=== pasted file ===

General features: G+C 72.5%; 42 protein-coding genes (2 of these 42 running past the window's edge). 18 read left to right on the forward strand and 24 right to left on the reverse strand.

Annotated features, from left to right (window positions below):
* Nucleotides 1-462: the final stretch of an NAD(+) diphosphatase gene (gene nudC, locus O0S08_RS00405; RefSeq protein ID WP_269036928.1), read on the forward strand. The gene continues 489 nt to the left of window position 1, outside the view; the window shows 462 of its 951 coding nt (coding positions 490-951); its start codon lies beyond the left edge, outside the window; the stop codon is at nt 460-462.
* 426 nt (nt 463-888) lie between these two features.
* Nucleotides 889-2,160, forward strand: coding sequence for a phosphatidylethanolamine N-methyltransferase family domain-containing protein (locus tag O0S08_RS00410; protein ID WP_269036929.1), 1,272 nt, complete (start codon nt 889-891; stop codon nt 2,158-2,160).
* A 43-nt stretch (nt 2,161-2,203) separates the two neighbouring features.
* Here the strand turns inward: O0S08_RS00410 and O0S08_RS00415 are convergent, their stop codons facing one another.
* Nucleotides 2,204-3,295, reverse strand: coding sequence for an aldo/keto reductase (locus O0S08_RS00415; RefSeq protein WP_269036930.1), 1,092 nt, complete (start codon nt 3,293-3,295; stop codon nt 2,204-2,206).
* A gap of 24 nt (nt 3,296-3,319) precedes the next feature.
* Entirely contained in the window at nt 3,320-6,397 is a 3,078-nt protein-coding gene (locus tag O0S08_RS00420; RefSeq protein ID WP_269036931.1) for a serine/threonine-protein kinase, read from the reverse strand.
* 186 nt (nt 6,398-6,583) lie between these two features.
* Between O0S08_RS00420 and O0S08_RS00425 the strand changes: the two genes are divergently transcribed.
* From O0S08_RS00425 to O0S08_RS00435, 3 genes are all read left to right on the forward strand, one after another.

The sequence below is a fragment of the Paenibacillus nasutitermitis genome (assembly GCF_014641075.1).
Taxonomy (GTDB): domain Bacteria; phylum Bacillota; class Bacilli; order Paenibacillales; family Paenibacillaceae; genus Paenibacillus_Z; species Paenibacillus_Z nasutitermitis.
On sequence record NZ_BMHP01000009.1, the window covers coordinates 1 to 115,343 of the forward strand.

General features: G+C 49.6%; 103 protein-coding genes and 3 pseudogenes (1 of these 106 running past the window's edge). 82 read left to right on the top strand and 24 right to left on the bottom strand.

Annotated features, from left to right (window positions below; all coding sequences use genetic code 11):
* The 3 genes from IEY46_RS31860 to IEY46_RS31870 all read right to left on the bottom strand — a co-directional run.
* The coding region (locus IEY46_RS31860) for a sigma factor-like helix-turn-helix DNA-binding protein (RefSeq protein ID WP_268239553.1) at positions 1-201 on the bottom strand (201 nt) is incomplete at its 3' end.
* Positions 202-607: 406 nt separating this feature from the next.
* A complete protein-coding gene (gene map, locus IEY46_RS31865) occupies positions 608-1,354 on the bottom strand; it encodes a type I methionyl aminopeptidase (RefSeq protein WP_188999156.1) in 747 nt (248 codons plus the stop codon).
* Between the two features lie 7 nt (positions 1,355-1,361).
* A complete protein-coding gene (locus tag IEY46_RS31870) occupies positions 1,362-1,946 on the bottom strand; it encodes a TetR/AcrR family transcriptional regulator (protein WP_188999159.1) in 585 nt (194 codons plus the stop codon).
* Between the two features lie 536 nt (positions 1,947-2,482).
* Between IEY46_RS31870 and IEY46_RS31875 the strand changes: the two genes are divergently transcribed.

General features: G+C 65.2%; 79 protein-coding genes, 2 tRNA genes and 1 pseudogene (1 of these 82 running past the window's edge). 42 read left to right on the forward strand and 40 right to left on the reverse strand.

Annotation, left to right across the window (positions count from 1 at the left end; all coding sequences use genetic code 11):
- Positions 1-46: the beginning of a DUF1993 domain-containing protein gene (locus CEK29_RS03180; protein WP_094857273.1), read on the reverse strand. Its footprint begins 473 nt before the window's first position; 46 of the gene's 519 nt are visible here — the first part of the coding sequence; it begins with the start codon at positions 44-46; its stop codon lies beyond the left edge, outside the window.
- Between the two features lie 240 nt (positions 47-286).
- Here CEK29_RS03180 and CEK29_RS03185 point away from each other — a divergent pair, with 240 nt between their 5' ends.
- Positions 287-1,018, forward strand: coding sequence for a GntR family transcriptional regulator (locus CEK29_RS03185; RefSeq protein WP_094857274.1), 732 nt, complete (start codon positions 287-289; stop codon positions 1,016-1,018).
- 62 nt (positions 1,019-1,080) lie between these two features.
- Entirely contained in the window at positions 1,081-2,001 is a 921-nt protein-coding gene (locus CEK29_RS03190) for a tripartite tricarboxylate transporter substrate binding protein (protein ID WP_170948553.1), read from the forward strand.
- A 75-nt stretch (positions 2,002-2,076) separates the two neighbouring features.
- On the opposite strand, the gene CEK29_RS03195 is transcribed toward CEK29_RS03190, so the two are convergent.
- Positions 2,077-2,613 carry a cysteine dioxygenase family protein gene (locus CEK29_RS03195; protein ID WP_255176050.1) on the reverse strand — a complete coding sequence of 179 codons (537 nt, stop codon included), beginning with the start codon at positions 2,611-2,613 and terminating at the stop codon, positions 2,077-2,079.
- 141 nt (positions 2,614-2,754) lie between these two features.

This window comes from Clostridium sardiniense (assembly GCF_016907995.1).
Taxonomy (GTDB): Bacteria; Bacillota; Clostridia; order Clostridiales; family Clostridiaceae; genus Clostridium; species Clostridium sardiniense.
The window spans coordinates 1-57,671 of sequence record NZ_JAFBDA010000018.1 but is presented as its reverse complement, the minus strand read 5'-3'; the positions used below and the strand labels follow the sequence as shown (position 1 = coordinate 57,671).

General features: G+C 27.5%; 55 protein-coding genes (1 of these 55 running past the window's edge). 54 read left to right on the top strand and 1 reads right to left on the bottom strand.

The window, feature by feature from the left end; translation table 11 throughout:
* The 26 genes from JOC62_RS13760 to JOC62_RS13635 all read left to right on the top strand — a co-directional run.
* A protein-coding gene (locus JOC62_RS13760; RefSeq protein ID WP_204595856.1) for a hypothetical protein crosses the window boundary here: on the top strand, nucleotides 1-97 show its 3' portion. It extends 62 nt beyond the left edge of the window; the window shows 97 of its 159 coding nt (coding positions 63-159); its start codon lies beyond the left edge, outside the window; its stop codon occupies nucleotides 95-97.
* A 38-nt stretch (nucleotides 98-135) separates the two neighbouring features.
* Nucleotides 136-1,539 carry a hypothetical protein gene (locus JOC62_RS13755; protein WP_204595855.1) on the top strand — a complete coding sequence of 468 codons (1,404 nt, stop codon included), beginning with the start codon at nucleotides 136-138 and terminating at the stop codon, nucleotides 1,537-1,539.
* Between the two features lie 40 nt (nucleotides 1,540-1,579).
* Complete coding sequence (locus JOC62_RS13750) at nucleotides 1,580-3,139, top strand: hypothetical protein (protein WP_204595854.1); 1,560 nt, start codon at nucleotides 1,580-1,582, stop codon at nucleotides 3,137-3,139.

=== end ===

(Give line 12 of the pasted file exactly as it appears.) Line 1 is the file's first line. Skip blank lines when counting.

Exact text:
* Between O0S08_RS00420 and O0S08_RS00425 the strand changes: the two genes are divergently transcribed.